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Betr Cofounders Believe Micro-Betting is the Key to Broadening Sports Betting’s Appeal
Micro-Betting vs Standard Betting, a Breakdown of the Two Different Strategies
Levy and Logan Think Sports Betting Apps Too Complicated for Curious New Bettors
Imagine you’re watching your favorite NFL team play their biggest rival – maybe you’re a Cleveland Browns fan and they’re playing the Pittsburgh Steelers; there’s a minute left, your Brownies have the ball, and they need a field goal to win, and you know in your heart they’ll kick it.
Now picture taking out your mobile device and tapping on an icon and within half a minute you have placed a $5 bet that Cleveland will successfully make that drive and field goal, that easy transaction called a ‘micro-bet’ that is fast becoming the next big thing in legal sports betting.
That’s where the partnership of Joey Levy and Jake Paul enters the story – Levy the cofounder of the micro-betting product developer Simple bet and Paul the infamous social media influencer and professional boxer – creating the Miami-based company named Betr, pronounced “bettor.”
Their ongoing mission is to bring micro-betting to the forefront of US sports betting, their attempt at grabbing a bigger slice of the sports betting market that right now has, out of the 150 million sports fans that live in the United States alone, about 3 million active bettors as customers.
“This is all about enhancing the way the mass market fan consumes sports … We want to create as seamless a user experience as possible.”
That won’t be an easy goal to accomplish given the complicated nature of micro-betting.
For anyone new to the sports gambling experience, bettors typically place traditional wagers on their favorite teams and matchups, like against the spread, money line, or total points bets, whereas micro-betting is a type of betting that's tied to the result of a play or series of plays.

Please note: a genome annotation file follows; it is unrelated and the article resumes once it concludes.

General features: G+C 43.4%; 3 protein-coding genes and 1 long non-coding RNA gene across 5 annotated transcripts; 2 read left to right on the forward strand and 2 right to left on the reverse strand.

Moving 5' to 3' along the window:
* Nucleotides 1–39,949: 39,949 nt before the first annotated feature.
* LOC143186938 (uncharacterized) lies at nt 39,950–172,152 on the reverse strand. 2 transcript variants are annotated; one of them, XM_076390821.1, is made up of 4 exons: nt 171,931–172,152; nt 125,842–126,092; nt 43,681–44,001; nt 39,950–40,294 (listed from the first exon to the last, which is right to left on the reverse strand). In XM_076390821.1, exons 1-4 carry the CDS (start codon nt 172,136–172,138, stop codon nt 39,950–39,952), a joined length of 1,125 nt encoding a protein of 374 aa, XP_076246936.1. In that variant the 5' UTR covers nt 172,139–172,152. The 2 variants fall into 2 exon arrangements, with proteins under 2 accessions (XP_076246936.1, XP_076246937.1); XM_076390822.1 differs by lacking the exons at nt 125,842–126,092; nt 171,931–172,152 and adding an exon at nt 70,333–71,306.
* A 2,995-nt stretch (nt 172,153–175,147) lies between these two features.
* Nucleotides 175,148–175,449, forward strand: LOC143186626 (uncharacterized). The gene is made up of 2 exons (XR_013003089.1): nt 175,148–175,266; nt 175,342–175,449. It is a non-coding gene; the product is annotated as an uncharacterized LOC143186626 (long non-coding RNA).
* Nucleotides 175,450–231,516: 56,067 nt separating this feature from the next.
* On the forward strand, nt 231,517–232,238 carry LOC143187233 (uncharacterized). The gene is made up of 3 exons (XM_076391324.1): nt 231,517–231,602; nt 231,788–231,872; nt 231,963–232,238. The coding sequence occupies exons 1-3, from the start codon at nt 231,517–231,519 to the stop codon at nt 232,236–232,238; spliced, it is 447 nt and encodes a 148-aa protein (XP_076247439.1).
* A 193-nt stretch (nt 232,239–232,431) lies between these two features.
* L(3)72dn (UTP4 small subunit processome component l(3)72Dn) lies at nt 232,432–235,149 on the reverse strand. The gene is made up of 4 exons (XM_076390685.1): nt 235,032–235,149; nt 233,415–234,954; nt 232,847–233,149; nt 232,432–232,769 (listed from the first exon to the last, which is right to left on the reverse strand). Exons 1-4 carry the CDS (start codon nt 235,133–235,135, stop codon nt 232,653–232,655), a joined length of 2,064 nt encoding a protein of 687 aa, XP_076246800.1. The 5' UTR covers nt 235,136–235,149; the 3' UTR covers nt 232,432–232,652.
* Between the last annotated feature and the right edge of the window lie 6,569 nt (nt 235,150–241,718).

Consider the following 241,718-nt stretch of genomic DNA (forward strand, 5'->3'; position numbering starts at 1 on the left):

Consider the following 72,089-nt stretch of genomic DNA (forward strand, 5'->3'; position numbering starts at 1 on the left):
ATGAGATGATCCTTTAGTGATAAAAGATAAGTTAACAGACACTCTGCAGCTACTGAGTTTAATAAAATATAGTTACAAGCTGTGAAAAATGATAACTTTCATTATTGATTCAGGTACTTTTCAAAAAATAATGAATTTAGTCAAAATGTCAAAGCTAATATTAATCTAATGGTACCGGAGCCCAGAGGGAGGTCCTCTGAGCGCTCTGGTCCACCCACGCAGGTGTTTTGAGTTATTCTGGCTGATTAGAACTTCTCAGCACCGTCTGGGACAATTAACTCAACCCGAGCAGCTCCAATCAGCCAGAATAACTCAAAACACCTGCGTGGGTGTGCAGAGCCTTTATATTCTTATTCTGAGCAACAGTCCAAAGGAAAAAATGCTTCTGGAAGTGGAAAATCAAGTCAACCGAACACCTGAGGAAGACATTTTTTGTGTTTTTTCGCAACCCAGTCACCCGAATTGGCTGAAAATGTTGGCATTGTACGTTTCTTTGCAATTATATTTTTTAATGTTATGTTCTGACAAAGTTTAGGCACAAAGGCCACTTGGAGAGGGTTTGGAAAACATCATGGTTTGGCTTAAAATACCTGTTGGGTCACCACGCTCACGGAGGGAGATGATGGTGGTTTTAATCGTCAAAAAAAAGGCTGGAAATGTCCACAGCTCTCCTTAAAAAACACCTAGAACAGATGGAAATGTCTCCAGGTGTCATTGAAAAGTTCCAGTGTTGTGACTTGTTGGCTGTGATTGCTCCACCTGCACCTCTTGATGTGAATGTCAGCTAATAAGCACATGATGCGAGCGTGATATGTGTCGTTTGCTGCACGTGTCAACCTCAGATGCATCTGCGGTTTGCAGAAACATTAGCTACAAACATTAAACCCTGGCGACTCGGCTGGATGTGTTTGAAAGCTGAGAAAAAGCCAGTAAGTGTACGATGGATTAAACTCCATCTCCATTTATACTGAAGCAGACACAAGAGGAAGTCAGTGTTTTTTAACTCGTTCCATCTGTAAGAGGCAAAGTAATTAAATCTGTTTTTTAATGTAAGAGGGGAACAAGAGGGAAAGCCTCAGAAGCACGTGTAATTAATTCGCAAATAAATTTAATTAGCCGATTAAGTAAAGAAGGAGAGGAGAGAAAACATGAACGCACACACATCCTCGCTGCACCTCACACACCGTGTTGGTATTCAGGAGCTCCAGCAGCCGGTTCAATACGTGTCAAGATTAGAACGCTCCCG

The oddsmakers isolate specific events in popular live games and offer odds on those activities that sports bettors can bet on, like the aforementioned Browns' final drive, or maybe whether your favorite quarterback completes the next pass or if there will be an interception or fumble.
Every sport has its own set of micro-bets, and some of the advantages of them over traditional bets is that they can be for a lot less money (maybe $5 or $10 for a micro-be vs $50 and $100 on a traditional wager), they can happen in-game, and there is a huge variety to choose from.
Levy likens the micro-bet experience to any other outing where entertainment on a budget is the primary goal, saying:
“It’s like paying $20 to go to the movies. Take $20, and you bet $2 on a play, $5 on a drive, make it more engaging, and that’s it.”
Fun stuff, but that action is technically complicated to execute.
A driving force behind Levy’s quest to dominate the legal sports betting market was his initial experiences with the tricky sportsbook apps that made signing up and placing wagers a complicated process, something that if improved upon could attract more users to the field:
“I think in 10 years from now, what you see today will be considered a niche product that’s for the power user. So, with Betr, I’m not saying there’s going to be 150 million sports bettors in the country, but I think there could be 10, 25 million, 30 million.”
It’s a polite heads up to any modern sportsbooks who have yet to hire a specialist to speed up and enhance the sports betting customer’s UI and UX (user interface and user experience), improvements that will no doubt continue to happen as this new legal U.S. market evolves.
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Mike Lukas is a retired standup comedian turned freelance writer now living in Dallas, Texas, originally from Cleveland, Ohio. His love for the game of football and all things Cleveland Browns turned Mike into a pro blogger years ago. Now Mike enjoys writing about all thirty-two NFL teams, hoping to help football gamblers gain a slight edge in their pursuit of the perfect wager. Email: [email protected]More info on Mike Lukas
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